When you purchase an optics-ready handgun, most have a cover plate on them so you can use the iron sights if you prefer. If you have not already, be sure to read our iron sights vs red dot guide for the pros and cons of each. Before you buy a handgun or red dot, be sure to read our tips for choosing the best optics ready handgun and our testing of the best pistol red dot sights.

Before we get into the actual footprints, it is important to understand the sizes.

Red Dot Footprint Size

The size of the slide on your handgun determines the size of the red dot you can mount on it and the footprint.

For concealed carry handguns, there are two basic sizes. They get called many different things, as there isn’t a regulated sizing guideline. For our sake, we will call them full-size and compact. Note that I am talking about the width of the slide and not the overall size of the handgun.

Full-size slides are about 1.0 – 1.1 inches wide. These include handguns like the Glock 19, Walther PDP, and H&K VP9.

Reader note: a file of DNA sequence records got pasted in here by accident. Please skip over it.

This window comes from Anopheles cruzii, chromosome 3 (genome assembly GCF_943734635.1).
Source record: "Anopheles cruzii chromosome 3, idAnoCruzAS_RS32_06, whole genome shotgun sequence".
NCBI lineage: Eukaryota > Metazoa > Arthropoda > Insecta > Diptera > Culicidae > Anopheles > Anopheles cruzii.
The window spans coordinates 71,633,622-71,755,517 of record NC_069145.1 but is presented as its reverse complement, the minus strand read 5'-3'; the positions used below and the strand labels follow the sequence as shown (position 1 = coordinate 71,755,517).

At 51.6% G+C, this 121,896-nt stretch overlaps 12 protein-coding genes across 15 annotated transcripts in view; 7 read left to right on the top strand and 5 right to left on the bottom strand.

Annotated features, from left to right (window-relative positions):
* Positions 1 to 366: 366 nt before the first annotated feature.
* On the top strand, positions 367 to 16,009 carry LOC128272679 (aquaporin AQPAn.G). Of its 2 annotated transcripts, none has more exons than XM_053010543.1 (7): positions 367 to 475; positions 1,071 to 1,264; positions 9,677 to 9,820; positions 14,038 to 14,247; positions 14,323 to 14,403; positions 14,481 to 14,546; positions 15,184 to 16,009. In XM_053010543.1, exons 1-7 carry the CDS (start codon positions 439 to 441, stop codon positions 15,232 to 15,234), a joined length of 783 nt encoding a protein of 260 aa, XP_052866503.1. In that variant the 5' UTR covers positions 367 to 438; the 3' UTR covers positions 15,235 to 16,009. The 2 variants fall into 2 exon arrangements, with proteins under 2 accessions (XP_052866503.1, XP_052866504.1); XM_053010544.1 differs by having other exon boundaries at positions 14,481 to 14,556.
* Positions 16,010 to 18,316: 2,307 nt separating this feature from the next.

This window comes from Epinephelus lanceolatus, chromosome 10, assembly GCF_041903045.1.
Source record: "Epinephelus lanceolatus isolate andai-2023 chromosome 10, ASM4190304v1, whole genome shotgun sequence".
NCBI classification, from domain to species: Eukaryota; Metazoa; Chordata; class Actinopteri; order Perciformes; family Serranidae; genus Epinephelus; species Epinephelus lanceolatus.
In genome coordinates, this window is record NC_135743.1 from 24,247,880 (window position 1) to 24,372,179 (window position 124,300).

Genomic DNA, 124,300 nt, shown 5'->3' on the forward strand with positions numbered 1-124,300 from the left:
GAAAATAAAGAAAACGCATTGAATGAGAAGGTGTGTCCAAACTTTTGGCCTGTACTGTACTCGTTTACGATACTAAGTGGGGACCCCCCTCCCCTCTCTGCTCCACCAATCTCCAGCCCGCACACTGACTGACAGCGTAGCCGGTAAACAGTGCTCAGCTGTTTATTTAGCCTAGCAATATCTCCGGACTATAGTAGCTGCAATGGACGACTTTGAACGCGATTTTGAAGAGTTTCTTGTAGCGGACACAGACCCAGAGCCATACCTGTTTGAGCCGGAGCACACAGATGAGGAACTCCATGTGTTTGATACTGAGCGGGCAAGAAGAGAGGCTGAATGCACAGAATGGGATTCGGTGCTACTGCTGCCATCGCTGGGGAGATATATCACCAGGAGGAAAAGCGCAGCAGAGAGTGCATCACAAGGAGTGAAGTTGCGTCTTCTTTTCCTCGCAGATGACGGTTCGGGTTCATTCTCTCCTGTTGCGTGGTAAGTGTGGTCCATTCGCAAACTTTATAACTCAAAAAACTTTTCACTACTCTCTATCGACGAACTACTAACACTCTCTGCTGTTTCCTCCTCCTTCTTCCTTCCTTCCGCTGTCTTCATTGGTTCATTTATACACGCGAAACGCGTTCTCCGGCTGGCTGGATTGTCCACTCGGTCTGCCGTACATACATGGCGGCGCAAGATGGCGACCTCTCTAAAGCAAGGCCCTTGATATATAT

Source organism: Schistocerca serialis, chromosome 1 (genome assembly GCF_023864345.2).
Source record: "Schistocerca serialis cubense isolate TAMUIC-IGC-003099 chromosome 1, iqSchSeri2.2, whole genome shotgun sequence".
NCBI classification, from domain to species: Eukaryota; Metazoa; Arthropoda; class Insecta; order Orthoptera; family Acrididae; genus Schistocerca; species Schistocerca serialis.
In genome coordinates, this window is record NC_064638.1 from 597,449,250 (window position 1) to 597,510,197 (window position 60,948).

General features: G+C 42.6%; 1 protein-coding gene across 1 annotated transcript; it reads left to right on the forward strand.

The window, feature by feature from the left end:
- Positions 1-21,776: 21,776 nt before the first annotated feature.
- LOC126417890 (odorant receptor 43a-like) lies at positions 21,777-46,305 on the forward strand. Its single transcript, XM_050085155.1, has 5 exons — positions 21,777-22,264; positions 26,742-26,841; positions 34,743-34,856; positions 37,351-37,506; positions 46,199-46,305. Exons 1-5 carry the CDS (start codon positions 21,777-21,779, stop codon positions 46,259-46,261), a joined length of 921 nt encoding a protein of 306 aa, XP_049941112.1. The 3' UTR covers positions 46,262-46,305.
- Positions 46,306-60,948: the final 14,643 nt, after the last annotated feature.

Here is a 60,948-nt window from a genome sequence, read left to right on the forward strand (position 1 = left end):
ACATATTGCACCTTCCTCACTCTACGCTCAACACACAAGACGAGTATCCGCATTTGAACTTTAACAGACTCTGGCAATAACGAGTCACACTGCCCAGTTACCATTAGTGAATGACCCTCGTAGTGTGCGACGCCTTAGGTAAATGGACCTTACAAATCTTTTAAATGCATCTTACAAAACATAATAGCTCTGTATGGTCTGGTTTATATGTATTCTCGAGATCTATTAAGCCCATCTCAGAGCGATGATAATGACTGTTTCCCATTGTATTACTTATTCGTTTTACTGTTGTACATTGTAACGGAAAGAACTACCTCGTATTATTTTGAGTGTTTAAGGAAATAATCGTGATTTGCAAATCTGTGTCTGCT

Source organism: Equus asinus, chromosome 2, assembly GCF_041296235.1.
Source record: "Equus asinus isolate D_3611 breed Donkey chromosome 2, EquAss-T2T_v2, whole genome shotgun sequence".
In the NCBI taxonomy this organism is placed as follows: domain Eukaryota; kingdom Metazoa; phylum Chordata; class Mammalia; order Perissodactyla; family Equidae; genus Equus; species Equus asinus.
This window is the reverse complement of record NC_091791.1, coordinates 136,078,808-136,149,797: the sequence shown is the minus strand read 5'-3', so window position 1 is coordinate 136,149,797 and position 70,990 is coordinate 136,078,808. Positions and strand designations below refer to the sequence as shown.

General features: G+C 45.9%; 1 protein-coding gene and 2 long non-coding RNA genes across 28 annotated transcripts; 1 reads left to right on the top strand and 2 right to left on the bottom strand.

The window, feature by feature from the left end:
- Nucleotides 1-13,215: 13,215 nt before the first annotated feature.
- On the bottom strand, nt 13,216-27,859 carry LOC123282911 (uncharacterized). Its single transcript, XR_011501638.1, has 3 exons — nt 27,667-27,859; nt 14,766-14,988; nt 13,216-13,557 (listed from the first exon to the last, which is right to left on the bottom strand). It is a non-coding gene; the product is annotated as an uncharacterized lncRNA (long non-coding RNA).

Compact slides are about 0.8 – 0.9 inches wide. These include the Sig P365, Springfield Hellcat, and Glock 43.

Full size handgun and a compact handgun
Compact slide on the left (P365) and a Full size slide on the right (PDP)

This is important to remember since it will help you narrow down which red dot sights will work for your handgun. You don’t want to order a full-size red dot for your compact handgun or vice versa.

You can figure out the size of your pistol’s slide by measuring it or looking at the manufacturer’s specifications.

Optics Ready Handgun Adapter Plates

Before getting into the different footprints, it is also important to understand if your optics-ready handgun needs adapter plates or not.